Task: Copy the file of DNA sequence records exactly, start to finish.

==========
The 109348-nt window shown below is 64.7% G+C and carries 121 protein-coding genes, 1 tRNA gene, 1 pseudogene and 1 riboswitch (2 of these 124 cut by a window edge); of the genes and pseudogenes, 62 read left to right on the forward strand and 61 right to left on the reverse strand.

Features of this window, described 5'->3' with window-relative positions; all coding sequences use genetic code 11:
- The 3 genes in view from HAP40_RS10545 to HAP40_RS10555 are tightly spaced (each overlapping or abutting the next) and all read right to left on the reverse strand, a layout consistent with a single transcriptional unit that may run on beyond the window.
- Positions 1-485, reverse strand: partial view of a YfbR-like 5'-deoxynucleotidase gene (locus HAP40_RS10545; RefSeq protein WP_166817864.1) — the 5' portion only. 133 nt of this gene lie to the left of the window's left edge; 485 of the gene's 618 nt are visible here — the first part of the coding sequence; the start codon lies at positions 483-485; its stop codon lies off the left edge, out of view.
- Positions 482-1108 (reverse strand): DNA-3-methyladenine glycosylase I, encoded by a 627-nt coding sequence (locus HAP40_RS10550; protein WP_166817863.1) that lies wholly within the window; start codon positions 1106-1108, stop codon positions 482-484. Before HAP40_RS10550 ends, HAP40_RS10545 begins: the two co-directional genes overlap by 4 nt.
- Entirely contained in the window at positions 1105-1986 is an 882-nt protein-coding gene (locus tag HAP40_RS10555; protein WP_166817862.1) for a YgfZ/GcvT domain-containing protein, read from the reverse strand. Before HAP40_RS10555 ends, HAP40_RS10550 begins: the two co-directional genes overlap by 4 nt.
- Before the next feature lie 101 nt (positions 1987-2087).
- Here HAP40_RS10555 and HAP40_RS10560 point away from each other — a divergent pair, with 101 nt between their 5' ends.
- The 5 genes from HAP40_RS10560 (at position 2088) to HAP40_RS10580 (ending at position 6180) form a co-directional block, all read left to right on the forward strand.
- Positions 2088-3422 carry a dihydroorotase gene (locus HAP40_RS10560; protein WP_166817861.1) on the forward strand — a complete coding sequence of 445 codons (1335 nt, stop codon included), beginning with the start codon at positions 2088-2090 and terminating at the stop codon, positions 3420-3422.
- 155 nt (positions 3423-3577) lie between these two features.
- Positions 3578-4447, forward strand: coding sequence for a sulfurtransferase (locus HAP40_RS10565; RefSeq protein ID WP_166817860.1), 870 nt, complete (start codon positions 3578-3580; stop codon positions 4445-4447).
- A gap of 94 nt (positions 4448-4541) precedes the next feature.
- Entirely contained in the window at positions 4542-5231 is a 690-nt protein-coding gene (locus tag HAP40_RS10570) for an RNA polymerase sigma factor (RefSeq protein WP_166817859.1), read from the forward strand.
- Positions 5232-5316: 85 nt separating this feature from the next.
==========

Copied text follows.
The 109348-nt window shown below is 64.7% G+C and carries 121 protein-coding genes, 1 tRNA gene, 1 pseudogene and 1 riboswitch (2 of these 124 cut by a window edge); of the genes and pseudogenes, 62 read left to right on the forward strand and 61 right to left on the reverse strand.

Features of this window, described 5'->3' with window-relative positions; all coding sequences use genetic code 11:
- The 3 genes in view from HAP40_RS10545 to HAP40_RS10555 are tightly spaced (each overlapping or abutting the next) and all read right to left on the reverse strand, a layout consistent with a single transcriptional unit that may run on beyond the window.
- Positions 1-485, reverse strand: partial view of a YfbR-like 5'-deoxynucleotidase gene (locus HAP40_RS10545; RefSeq protein WP_166817864.1) — the 5' portion only. 133 nt of this gene lie to the left of the window's left edge; 485 of the gene's 618 nt are visible here — the first part of the coding sequence; the start codon lies at positions 483-485; its stop codon lies off the left edge, out of view.
- Positions 482-1108 (reverse strand): DNA-3-methyladenine glycosylase I, encoded by a 627-nt coding sequence (locus HAP40_RS10550; protein WP_166817863.1) that lies wholly within the window; start codon positions 1106-1108, stop codon positions 482-484. Before HAP40_RS10550 ends, HAP40_RS10545 begins: the two co-directional genes overlap by 4 nt.
- Entirely contained in the window at positions 1105-1986 is an 882-nt protein-coding gene (locus tag HAP40_RS10555; protein WP_166817862.1) for a YgfZ/GcvT domain-containing protein, read from the reverse strand. Before HAP40_RS10555 ends, HAP40_RS10550 begins: the two co-directional genes overlap by 4 nt.
- Before the next feature lie 101 nt (positions 1987-2087).
- Here HAP40_RS10555 and HAP40_RS10560 point away from each other — a divergent pair, with 101 nt between their 5' ends.
- The 5 genes from HAP40_RS10560 (at position 2088) to HAP40_RS10580 (ending at position 6180) form a co-directional block, all read left to right on the forward strand.
- Positions 2088-3422 carry a dihydroorotase gene (locus HAP40_RS10560; protein WP_166817861.1) on the forward strand — a complete coding sequence of 445 codons (1335 nt, stop codon included), beginning with the start codon at positions 2088-2090 and terminating at the stop codon, positions 3420-3422.
- 155 nt (positions 3423-3577) lie between these two features.
- Positions 3578-4447, forward strand: coding sequence for a sulfurtransferase (locus HAP40_RS10565; RefSeq protein ID WP_166817860.1), 870 nt, complete (start codon positions 3578-3580; stop codon positions 4445-4447).
- A gap of 94 nt (positions 4448-4541) precedes the next feature.
- Entirely contained in the window at positions 4542-5231 is a 690-nt protein-coding gene (locus tag HAP40_RS10570) for an RNA polymerase sigma factor (RefSeq protein WP_166817859.1), read from the forward strand.
- Positions 5232-5316: 85 nt separating this feature from the next.